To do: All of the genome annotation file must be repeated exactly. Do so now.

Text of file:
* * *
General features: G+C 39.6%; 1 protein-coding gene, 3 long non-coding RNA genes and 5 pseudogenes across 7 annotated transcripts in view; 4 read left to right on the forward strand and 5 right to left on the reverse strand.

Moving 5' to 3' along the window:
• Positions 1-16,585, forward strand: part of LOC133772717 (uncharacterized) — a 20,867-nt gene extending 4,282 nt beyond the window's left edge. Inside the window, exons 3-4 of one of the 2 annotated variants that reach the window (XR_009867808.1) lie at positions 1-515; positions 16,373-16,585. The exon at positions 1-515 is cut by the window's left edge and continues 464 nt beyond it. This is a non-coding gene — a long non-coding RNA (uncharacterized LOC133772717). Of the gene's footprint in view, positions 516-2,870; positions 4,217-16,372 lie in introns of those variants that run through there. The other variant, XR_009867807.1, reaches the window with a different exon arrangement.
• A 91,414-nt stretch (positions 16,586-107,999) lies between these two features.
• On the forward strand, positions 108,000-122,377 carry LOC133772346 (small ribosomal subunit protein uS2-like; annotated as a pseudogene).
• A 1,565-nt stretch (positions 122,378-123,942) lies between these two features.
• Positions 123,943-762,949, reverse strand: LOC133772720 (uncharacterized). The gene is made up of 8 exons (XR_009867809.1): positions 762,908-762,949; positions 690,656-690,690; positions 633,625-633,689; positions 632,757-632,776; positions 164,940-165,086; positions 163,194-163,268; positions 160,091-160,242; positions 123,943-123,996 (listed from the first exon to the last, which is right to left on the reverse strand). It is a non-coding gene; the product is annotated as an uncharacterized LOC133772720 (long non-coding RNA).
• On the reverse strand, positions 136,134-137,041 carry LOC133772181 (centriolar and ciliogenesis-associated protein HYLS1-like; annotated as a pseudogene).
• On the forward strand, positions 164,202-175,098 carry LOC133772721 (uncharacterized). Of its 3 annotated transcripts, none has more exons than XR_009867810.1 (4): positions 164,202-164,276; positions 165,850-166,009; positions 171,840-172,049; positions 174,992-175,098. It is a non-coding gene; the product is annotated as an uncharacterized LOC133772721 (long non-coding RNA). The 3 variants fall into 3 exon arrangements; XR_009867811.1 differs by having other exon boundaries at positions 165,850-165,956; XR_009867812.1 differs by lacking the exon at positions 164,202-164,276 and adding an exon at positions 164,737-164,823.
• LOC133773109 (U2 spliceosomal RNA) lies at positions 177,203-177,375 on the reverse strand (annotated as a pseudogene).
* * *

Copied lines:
General features: G+C 39.6%; 1 protein-coding gene, 3 long non-coding RNA genes and 5 pseudogenes across 7 annotated transcripts in view; 4 read left to right on the forward strand and 5 right to left on the reverse strand.

Moving 5' to 3' along the window:
• Positions 1-16,585, forward strand: part of LOC133772717 (uncharacterized) — a 20,867-nt gene extending 4,282 nt beyond the window's left edge. Inside the window, exons 3-4 of one of the 2 annotated variants that reach the window (XR_009867808.1) lie at positions 1-515; positions 16,373-16,585. The exon at positions 1-515 is cut by the window's left edge and continues 464 nt beyond it. This is a non-coding gene — a long non-coding RNA (uncharacterized LOC133772717). Of the gene's footprint in view, positions 516-2,870; positions 4,217-16,372 lie in introns of those variants that run through there. The other variant, XR_009867807.1, reaches the window with a different exon arrangement.
• A 91,414-nt stretch (positions 16,586-107,999) lies between these two features.
• On the forward strand, positions 108,000-122,377 carry LOC133772346 (small ribosomal subunit protein uS2-like; annotated as a pseudogene).
• A 1,565-nt stretch (positions 122,378-123,942) lies between these two features.
• Positions 123,943-762,949, reverse strand: LOC133772720 (uncharacterized). The gene is made up of 8 exons (XR_009867809.1): positions 762,908-762,949; positions 690,656-690,690; positions 633,625-633,689; positions 632,757-632,776; positions 164,940-165,086; positions 163,194-163,268; positions 160,091-160,242; positions 123,943-123,996 (listed from the first exon to the last, which is right to left on the reverse strand). It is a non-coding gene; the product is annotated as an uncharacterized LOC133772720 (long non-coding RNA).
• On the reverse strand, positions 136,134-137,041 carry LOC133772181 (centriolar and ciliogenesis-associated protein HYLS1-like; annotated as a pseudogene).
• On the forward strand, positions 164,202-175,098 carry LOC133772721 (uncharacterized). Of its 3 annotated transcripts, none has more exons than XR_009867810.1 (4): positions 164,202-164,276; positions 165,850-166,009; positions 171,840-172,049; positions 174,992-175,098. It is a non-coding gene; the product is annotated as an uncharacterized LOC133772721 (long non-coding RNA). The 3 variants fall into 3 exon arrangements; XR_009867811.1 differs by having other exon boundaries at positions 165,850-165,956; XR_009867812.1 differs by lacking the exon at positions 164,202-164,276 and adding an exon at positions 164,737-164,823.
• LOC133773109 (U2 spliceosomal RNA) lies at positions 177,203-177,375 on the reverse strand (annotated as a pseudogene).